John's work is a pen and ink line drawing filled in with colouring markers. He chose not to do a classic portrait, instead selecting elements of my interests to fill his page - Buddha, light and the garden.
This has been a really fun challenge to push ones creative process. We are already working on the next challenge....stay tuned!
Thursday, July 8, 2010
These are the most useful storage units....buckets made from canvas and recycled coffee sacks. My latest is super sized to accommodate all of our Duplo blocks (there is actually room for a few more sets). The inspiration was instantaneous when I saw my daughter's newest Playmobil lady. I loved the graphic pattern on her jersey and immediately hit the recycled stash to make my own version of this bold design.
I cut loads of circles (loose definition) and arranged them in pleasing colour palettes and sizes. Together they form the nine circles that I sewed onto the burlap before assembling the bucket. I used some old burlap ribbon (again loose definition) for the handles which melds into the small hands that drag it around the house.
Fabric buckets make clean up time easy and they are a viable alternative to plastic containers. Any design could be put onto the bucket using old packaging with your sewing machine - just look at your toys or nature for sources of potential artwork inspiration.
Monday, July 5, 2010
Today officially feels like the first week of summer as there is finally sun and heat combined. We hit the library and stocked up on books and DVDs (because, in all honesty, we need downtime after the water park and beach!). I hope we can spend many afternoons lazing in the hammock reading our favourites. I intend to be diligent in filling out the children's library reading program forms to acquire stamps, stickers and perhaps a chance prize. Our fave author remains Julia Donaldson and Robert Munsch, meanwhile, I am currently re-reading Eclipse before going to the theatre in a few days (extreme excitement!!!!!).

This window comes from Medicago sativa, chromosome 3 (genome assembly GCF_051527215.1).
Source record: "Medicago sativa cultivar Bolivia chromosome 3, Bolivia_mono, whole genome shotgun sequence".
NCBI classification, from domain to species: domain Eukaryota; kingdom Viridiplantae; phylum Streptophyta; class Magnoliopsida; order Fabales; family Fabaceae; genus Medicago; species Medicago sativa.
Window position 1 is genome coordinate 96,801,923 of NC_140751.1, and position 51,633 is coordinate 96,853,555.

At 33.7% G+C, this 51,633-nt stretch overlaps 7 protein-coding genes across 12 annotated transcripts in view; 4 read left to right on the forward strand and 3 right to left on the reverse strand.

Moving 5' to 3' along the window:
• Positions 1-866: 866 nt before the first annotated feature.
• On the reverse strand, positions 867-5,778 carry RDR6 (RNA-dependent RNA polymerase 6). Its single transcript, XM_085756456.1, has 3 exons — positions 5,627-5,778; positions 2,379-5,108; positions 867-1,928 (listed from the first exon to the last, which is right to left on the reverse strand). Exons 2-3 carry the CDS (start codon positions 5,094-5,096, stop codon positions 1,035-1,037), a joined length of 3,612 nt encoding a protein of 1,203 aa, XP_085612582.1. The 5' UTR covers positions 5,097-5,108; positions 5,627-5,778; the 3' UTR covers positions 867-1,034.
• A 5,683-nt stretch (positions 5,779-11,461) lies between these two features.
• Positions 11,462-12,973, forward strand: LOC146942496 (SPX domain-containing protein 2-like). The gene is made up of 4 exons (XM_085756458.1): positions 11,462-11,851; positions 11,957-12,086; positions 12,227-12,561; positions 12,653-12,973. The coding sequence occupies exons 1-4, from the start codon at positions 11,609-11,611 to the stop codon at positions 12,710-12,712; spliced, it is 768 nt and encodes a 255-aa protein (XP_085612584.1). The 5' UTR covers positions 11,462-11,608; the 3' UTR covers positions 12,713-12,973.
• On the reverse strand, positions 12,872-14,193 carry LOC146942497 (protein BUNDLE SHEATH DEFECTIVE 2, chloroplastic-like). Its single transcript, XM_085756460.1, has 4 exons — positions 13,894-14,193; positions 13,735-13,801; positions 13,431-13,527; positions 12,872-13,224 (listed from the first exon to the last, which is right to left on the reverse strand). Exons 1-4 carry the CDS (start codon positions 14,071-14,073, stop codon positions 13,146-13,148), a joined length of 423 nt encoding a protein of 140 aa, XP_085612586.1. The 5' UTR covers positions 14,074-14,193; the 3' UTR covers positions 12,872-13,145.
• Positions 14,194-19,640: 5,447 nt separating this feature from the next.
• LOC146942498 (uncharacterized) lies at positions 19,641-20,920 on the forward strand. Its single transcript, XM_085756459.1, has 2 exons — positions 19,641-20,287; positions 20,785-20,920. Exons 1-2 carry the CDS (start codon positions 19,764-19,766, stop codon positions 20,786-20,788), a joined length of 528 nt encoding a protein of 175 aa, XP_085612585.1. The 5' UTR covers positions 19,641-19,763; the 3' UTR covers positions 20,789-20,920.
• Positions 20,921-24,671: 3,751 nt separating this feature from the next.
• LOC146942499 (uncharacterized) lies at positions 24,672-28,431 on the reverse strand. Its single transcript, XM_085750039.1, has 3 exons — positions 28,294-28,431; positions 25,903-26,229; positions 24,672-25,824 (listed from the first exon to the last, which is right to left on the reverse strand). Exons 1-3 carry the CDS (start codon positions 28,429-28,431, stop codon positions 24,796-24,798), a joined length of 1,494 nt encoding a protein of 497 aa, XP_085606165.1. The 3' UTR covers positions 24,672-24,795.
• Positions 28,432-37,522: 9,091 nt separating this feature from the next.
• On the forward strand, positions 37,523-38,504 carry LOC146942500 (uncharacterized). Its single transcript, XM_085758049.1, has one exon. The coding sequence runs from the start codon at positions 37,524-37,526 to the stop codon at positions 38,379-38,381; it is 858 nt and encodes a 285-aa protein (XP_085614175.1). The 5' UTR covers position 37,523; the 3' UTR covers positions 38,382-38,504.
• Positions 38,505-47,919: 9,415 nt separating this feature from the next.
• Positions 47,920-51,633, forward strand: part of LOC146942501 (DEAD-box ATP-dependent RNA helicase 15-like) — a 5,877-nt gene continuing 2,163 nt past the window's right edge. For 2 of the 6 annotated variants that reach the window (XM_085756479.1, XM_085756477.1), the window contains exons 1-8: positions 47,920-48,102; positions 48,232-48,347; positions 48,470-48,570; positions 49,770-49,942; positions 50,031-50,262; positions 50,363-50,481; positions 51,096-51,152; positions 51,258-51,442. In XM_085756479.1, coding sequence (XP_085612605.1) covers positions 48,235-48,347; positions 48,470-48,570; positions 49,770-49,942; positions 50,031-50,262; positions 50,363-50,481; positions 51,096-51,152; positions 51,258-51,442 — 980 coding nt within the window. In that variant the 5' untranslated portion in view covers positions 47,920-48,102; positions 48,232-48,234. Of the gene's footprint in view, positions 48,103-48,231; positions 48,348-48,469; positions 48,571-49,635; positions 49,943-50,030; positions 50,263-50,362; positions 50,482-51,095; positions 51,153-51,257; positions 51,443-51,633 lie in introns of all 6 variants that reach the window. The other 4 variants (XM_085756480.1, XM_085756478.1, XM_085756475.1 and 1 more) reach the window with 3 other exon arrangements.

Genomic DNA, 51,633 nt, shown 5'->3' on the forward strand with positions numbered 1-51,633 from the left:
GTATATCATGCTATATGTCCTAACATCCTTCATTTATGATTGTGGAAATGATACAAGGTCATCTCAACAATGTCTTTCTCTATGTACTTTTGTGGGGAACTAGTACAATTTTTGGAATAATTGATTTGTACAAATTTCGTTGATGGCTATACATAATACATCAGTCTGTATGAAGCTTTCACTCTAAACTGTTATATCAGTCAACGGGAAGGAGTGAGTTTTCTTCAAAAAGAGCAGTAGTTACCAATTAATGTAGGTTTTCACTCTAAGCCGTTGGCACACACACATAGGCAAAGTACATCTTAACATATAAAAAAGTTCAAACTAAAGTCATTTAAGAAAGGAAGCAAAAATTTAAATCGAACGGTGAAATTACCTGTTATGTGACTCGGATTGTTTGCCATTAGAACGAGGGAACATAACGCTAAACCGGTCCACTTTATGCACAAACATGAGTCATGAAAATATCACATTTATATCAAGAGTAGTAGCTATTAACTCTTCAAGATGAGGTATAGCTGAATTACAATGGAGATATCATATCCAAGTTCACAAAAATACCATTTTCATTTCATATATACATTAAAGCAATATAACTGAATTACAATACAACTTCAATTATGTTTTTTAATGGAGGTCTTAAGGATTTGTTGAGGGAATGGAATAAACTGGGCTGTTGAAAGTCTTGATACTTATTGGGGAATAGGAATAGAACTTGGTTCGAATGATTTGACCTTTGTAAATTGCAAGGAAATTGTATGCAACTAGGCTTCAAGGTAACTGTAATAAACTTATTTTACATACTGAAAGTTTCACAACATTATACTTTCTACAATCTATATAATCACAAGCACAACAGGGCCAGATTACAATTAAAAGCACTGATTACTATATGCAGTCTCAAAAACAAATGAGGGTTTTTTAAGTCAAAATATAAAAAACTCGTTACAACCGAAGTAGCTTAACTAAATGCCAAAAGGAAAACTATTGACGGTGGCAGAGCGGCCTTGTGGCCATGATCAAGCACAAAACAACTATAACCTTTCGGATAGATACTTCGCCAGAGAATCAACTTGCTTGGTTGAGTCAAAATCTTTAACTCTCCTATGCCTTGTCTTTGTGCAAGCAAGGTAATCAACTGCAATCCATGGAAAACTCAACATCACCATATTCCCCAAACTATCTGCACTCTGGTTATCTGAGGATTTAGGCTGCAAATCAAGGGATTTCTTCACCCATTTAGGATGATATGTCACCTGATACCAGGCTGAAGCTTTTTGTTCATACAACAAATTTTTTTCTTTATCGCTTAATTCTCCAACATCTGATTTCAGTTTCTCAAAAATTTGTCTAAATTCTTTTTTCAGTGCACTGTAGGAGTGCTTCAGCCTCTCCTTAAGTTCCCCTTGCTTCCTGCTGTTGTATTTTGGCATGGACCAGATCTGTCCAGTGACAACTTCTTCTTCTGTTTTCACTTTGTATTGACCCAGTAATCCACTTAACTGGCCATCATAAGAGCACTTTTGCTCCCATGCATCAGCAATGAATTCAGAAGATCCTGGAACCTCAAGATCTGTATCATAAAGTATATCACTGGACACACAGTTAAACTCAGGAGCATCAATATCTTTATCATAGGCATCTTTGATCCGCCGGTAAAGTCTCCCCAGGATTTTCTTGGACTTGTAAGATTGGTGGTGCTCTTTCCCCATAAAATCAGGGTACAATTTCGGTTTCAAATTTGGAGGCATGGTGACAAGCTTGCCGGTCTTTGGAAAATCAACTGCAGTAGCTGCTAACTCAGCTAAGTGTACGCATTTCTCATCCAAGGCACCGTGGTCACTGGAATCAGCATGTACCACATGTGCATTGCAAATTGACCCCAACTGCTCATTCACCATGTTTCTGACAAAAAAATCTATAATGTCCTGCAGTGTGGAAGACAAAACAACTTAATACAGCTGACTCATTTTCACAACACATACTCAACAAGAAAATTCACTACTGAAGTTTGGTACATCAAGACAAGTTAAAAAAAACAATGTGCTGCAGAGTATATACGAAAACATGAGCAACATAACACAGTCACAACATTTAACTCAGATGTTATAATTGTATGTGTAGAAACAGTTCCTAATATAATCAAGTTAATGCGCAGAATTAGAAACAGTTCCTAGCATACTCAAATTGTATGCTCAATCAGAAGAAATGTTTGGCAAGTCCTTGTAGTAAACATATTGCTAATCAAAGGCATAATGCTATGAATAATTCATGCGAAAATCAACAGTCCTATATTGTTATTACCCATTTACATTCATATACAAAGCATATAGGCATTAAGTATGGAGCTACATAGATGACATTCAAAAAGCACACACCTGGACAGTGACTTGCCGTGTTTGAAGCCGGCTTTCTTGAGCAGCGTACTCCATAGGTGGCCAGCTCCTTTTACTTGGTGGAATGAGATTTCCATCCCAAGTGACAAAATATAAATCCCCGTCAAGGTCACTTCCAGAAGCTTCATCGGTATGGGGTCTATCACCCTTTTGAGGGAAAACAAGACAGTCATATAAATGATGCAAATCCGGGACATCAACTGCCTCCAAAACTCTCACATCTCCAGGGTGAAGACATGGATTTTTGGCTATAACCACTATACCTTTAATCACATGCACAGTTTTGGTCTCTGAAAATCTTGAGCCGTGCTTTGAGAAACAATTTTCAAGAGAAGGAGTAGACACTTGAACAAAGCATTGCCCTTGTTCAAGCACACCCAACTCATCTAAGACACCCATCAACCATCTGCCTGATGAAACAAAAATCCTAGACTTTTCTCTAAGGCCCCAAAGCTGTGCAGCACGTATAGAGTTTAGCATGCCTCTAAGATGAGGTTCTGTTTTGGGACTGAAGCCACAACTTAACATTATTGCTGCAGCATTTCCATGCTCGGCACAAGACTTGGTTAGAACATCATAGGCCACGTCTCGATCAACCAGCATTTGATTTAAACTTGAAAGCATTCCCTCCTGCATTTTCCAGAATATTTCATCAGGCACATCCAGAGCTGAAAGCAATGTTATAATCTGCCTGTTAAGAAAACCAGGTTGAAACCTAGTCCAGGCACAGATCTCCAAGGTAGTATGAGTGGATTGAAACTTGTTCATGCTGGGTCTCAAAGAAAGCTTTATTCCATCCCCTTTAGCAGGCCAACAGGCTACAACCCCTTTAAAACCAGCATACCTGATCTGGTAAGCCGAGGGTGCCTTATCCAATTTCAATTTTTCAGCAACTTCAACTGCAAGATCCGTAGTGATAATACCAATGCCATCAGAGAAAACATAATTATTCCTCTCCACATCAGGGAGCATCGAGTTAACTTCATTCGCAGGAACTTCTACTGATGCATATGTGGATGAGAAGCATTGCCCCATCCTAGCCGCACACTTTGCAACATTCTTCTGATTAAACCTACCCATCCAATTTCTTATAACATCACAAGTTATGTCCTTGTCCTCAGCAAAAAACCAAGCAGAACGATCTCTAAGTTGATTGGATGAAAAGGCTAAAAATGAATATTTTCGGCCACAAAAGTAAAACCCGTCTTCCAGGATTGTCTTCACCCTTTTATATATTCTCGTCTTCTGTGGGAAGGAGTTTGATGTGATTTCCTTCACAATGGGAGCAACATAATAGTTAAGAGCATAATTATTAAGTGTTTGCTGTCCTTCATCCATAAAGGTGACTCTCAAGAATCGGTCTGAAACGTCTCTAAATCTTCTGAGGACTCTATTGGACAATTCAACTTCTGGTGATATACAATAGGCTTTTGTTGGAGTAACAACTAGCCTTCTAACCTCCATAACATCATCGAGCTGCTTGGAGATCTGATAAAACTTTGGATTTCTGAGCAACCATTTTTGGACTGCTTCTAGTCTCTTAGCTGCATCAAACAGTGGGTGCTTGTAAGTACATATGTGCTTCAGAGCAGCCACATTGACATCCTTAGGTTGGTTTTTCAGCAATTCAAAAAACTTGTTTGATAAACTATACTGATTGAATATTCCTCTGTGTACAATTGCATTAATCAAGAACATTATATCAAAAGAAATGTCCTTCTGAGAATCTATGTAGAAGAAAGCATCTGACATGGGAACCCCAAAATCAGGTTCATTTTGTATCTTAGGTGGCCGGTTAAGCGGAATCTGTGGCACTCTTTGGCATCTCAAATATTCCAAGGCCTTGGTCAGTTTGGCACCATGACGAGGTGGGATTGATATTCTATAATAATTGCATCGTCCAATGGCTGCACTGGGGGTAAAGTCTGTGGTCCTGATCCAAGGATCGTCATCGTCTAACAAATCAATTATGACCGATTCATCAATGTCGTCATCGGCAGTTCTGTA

Sunday, July 4, 2010
Today we walked at Neck Point - a beautiful waterfront sanctuary in the heart of a residential area. The lighting was magic with bruised skies and filtered, ambient sun. A subtle breeze created tiny, gentle waves. Cottonwood floated through the air like a well orchestrated ballet.
As usual I took lots of photos and noticed a linear quality to them all. The "neck" beach cut through the water while jagged rocks jutted against smooth little pebbles. The sky was layered with fluffy clouds lending a softness to the distant mountainous shores. Meanwhile a small boy spends a pensive moment on a seat carved from a giant log.
Nature is inspiring as always... I wonder what creation might arise from today's outing.